Post by Frank Connolly 17th April, 2015
We will be conducting a Six Thinking Hats Public Workshop in Sydney on July 28 this year on behalf of Chalmers International, the Official deBono Training Distributors for Australia and New Zealand.
People and organisations are seeking improvement and quality across many areas except that which is the most important – the quality of the way they think. When we improve the quality of our thinking the quality of the actions that follow will improve.
The Six Thinking Hats are designed to dramatically improve the way individuals and groups think. The methods are used to look at issues from multiple perspectives and help teams to move beyond their habitual thinking styles to achieve a more rounded and thorough view of a given situation.
Your people should attend this session if they would like to develop:
the capacity to design and facilitate more focused, shorter and outcome oriented meetings,
a sound understanding of multiple thinking styles,
the ability to design and lay out a thinking process,
the ability to generate genuinely new ideas using lateral thinking methods,
the capacity to become more thorough and objective thinkers.
All attendees will receive the Six Thinking Hats Certificate of Merit along with the Official Blue Hat Facilitator lapel pin. Also included will be a 10 week follow up course of handy application hints via email to help build upon the learnings.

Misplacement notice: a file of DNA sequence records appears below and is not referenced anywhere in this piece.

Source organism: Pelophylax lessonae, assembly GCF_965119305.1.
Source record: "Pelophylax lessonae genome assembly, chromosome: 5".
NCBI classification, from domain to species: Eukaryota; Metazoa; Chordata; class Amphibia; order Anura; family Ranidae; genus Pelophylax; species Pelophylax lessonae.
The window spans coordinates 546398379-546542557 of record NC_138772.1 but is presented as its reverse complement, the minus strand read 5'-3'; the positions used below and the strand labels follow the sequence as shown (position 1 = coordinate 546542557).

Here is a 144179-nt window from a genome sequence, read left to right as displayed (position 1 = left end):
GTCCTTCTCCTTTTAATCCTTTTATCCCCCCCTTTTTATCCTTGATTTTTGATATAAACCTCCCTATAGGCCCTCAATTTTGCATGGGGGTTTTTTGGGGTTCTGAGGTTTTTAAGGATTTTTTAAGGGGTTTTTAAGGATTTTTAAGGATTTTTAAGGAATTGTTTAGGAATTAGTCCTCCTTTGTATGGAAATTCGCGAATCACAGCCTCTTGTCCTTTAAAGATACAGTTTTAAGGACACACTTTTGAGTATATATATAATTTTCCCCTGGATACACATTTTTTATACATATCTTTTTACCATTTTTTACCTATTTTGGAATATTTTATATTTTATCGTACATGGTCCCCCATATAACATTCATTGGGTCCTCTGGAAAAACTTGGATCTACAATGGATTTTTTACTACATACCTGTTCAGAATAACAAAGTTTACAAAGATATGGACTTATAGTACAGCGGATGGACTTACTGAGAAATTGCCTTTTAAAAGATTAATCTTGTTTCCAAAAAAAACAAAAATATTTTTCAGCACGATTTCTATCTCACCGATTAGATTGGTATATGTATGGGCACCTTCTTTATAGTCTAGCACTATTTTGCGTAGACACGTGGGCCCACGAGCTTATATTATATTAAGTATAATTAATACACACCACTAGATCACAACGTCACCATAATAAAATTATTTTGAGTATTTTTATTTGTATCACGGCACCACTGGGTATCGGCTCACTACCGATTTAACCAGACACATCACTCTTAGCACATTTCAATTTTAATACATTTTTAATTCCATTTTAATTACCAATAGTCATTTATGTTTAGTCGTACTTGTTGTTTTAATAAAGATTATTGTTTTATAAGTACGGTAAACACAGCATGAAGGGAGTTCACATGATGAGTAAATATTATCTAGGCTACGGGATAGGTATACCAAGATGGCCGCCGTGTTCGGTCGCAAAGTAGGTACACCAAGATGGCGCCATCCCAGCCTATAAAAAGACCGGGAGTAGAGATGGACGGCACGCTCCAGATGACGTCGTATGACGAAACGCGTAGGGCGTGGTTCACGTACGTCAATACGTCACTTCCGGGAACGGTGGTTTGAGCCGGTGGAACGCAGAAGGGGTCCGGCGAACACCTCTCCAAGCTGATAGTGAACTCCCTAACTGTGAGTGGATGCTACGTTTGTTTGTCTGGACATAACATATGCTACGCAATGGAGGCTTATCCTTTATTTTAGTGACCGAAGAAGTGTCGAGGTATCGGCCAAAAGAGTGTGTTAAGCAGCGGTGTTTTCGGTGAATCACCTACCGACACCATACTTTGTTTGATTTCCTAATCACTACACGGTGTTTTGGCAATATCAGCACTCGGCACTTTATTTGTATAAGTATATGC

To further assist all participants to practice and embed the learnings into their workplace, an optional work-based portfolio will be provided along with email & telephone coaching to aid in its completion, at no additional cost.
To book your places at this July 28 session use the link below:
Think well, prosper & we’ll see you in Sydney!
Post by Frank Connolly 8th April, 2015
Is your business stuck with issues that are blocking your progress? Is non-stop problem solving blocking you from exploring current and future opportunities?
What can you do to address the blockages?
Contact Frank at Think Quick for a no obligation discussion on how new and innovative perspectives can start the unblocking.
Post by Frank Connolly 15th February, 2015
Do you keep hitting brick walls with issues that just won’t go away?
Try thinking differently to see them from new perspectives.